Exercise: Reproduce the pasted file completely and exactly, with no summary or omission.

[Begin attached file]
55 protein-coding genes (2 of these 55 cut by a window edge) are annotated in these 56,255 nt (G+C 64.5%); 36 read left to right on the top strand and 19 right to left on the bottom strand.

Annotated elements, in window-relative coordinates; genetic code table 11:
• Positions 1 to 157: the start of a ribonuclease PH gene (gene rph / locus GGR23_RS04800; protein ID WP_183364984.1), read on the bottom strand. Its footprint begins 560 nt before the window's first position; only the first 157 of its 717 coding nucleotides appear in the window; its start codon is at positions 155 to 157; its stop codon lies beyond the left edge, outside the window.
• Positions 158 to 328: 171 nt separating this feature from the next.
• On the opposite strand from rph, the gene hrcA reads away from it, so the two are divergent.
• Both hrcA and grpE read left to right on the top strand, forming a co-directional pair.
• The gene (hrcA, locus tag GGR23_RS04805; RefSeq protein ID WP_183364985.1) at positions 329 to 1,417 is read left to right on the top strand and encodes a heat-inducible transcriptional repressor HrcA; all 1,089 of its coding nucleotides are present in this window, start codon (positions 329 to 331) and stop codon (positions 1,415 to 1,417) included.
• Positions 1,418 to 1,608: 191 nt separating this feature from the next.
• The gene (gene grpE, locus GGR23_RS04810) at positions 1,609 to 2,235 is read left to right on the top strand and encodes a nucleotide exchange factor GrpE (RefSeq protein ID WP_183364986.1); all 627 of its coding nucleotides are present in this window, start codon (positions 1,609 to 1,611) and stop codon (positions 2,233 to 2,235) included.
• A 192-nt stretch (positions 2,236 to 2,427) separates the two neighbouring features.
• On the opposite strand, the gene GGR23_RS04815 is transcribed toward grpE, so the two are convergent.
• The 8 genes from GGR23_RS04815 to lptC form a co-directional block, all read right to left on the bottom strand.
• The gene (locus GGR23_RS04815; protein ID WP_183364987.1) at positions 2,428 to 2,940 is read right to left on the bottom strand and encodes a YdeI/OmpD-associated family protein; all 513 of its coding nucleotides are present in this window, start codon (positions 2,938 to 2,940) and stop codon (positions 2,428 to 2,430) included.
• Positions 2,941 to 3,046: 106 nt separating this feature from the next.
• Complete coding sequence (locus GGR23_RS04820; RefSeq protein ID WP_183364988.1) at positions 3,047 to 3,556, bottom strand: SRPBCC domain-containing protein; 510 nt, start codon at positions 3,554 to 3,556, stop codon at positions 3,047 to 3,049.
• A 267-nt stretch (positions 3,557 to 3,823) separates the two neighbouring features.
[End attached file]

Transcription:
55 protein-coding genes (2 of these 55 cut by a window edge) are annotated in these 56,255 nt (G+C 64.5%); 36 read left to right on the top strand and 19 right to left on the bottom strand.

Annotated elements, in window-relative coordinates; genetic code table 11:
• Positions 1 to 157: the start of a ribonuclease PH gene (gene rph / locus GGR23_RS04800; protein ID WP_183364984.1), read on the bottom strand. Its footprint begins 560 nt before the window's first position; only the first 157 of its 717 coding nucleotides appear in the window; its start codon is at positions 155 to 157; its stop codon lies beyond the left edge, outside the window.
• Positions 158 to 328: 171 nt separating this feature from the next.
• On the opposite strand from rph, the gene hrcA reads away from it, so the two are divergent.
• Both hrcA and grpE read left to right on the top strand, forming a co-directional pair.
• The gene (hrcA, locus tag GGR23_RS04805; RefSeq protein ID WP_183364985.1) at positions 329 to 1,417 is read left to right on the top strand and encodes a heat-inducible transcriptional repressor HrcA; all 1,089 of its coding nucleotides are present in this window, start codon (positions 329 to 331) and stop codon (positions 1,415 to 1,417) included.
• Positions 1,418 to 1,608: 191 nt separating this feature from the next.
• The gene (gene grpE, locus GGR23_RS04810) at positions 1,609 to 2,235 is read left to right on the top strand and encodes a nucleotide exchange factor GrpE (RefSeq protein ID WP_183364986.1); all 627 of its coding nucleotides are present in this window, start codon (positions 1,609 to 1,611) and stop codon (positions 2,233 to 2,235) included.
• A 192-nt stretch (positions 2,236 to 2,427) separates the two neighbouring features.
• On the opposite strand, the gene GGR23_RS04815 is transcribed toward grpE, so the two are convergent.
• The 8 genes from GGR23_RS04815 to lptC form a co-directional block, all read right to left on the bottom strand.
• The gene (locus GGR23_RS04815; protein ID WP_183364987.1) at positions 2,428 to 2,940 is read right to left on the bottom strand and encodes a YdeI/OmpD-associated family protein; all 513 of its coding nucleotides are present in this window, start codon (positions 2,938 to 2,940) and stop codon (positions 2,428 to 2,430) included.
• Positions 2,941 to 3,046: 106 nt separating this feature from the next.
• Complete coding sequence (locus GGR23_RS04820; RefSeq protein ID WP_183364988.1) at positions 3,047 to 3,556, bottom strand: SRPBCC domain-containing protein; 510 nt, start codon at positions 3,554 to 3,556, stop codon at positions 3,047 to 3,049.
• A 267-nt stretch (positions 3,557 to 3,823) separates the two neighbouring features.